But – I do terribly miss not being able to hug my kids and my grandchildren.
The headline of today’s New York Times reported:
“On the Future, Americans Can Agree: It Doesn’t Look Good
Battered by a health crisis and fury about racial injustice, voters are mourning the past, worried about the present and fearful of what comes next.”
At difficult times like these we need to support each other and remind each other that the sun always rises on a new day.
© Judah Lifschitz 2020
I am completing my first week “back” in the office. It was an intense, stressful week in which I (i) represented an international client in a significant mediation; (ii) conducted my first ever Zoom platform mediation; and (iii) took three days of deposition with multiple lawyers by Zoom.
My stress came from four sources:
- Pandemic related stress
- Technology related stress
- Economy related stress
- Case/professional related stress
The latter comes with the territory. It is hard to be a trial lawyer and not experience case driven stress. All the other stresses are unique to the times.
My takeaways at this point in the “back to work” process are the following:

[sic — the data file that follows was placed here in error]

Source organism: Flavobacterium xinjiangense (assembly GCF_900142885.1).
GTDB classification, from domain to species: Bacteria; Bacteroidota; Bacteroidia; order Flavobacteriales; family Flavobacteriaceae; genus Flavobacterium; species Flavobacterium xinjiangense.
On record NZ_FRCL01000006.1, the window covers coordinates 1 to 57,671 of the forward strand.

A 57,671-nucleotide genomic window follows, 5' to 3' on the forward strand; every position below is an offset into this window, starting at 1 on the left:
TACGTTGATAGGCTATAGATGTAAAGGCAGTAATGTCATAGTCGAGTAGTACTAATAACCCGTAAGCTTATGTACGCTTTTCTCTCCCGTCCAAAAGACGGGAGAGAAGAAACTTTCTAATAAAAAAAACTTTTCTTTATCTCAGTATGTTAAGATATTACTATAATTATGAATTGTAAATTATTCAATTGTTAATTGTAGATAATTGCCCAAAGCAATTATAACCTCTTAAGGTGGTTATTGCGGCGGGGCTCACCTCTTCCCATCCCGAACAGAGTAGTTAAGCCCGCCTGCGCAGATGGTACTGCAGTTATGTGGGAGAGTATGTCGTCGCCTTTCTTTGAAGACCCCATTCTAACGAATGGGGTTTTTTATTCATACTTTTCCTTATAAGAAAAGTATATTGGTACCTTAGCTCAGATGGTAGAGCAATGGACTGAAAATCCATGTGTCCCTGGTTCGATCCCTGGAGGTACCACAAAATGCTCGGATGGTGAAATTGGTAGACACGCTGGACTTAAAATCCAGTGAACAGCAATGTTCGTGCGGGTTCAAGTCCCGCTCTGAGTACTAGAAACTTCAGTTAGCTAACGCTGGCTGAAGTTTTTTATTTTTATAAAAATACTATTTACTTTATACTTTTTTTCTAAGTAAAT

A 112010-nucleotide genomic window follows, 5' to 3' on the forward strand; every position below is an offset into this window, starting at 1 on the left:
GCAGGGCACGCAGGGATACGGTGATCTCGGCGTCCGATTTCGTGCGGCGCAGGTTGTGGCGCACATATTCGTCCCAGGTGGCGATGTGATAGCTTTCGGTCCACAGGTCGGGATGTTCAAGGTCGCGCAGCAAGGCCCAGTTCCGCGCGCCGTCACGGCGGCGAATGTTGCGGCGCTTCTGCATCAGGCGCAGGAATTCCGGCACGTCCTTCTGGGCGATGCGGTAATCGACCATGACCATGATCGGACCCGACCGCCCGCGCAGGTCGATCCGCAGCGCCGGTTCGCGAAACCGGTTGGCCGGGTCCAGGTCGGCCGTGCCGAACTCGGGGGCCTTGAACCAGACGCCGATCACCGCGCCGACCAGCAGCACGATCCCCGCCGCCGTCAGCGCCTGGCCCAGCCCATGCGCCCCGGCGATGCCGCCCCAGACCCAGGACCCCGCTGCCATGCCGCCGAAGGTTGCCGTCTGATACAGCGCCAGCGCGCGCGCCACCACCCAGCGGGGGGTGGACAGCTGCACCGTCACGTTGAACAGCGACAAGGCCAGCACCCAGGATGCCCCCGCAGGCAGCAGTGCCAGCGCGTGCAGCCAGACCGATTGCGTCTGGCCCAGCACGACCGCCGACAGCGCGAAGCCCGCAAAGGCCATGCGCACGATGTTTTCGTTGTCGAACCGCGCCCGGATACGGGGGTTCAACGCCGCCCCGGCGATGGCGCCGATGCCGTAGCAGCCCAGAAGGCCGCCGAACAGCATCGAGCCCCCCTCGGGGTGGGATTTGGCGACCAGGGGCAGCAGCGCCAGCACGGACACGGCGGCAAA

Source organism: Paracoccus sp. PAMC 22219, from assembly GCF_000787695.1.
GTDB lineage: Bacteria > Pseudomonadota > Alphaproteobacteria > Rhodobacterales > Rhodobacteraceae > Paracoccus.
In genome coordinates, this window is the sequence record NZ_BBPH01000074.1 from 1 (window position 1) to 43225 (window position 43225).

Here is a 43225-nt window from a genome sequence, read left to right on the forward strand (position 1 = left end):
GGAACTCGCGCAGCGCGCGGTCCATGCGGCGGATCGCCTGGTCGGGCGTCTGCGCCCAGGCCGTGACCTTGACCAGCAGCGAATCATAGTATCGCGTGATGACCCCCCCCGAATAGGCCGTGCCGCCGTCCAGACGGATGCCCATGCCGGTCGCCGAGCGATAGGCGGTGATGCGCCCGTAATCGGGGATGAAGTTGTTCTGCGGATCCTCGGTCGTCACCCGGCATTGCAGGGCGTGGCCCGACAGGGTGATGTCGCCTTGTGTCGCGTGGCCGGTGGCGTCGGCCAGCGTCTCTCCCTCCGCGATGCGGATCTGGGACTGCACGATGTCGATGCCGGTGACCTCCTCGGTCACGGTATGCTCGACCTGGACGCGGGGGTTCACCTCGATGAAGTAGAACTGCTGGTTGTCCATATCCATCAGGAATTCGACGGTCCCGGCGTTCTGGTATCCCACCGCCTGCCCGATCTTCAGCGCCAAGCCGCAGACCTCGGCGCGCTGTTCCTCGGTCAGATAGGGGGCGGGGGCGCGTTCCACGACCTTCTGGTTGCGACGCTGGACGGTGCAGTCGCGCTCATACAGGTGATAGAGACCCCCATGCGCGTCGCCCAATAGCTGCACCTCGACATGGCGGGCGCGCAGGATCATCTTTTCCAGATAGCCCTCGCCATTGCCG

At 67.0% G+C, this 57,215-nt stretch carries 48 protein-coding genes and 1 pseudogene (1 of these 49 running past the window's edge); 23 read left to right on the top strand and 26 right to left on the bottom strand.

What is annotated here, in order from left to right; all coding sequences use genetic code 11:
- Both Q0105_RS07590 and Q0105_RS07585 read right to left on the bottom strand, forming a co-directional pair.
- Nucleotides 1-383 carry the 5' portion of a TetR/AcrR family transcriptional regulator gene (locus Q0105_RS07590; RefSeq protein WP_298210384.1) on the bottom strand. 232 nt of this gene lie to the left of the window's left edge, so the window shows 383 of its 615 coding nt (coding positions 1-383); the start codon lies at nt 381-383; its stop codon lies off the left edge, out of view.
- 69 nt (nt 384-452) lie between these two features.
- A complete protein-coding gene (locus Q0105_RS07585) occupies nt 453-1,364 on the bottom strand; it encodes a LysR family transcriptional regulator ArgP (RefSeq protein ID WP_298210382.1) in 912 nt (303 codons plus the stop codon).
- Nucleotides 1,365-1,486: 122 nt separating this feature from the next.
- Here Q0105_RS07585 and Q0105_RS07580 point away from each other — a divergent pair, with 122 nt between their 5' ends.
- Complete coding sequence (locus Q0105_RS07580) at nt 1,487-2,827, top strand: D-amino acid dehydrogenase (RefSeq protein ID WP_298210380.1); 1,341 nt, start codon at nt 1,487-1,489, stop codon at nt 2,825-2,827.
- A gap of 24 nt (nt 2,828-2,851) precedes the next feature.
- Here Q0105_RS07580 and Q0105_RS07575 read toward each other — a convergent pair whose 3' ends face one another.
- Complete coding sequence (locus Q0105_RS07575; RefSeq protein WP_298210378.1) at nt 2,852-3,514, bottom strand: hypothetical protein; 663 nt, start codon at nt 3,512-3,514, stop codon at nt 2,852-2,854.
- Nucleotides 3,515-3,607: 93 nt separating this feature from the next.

First, I can control to a great extent my risk of exposure to the virus by keeping my daily routine simple and consistent – home to car; car to office; office to car; car to home. Such a routine will not increase my risk of exposure to any material degree. However, I am finding it difficult to have such a limited “life” and miss my “normal” busy life and in particular real personal interaction with family, friends, colleagues and clients.
Second, the technology is much more simple, reliable and effective than I had expected. In fact, over time it will change the way lawyers and courts conduct all kinds of proceedings which until now have all been in person activities. As a result, I do not expect to have to travel for the foreseeable future. While it will hurt my accumulation of frequent flier points it will allow me to avoid the higher risk of virus exposure present in air travel.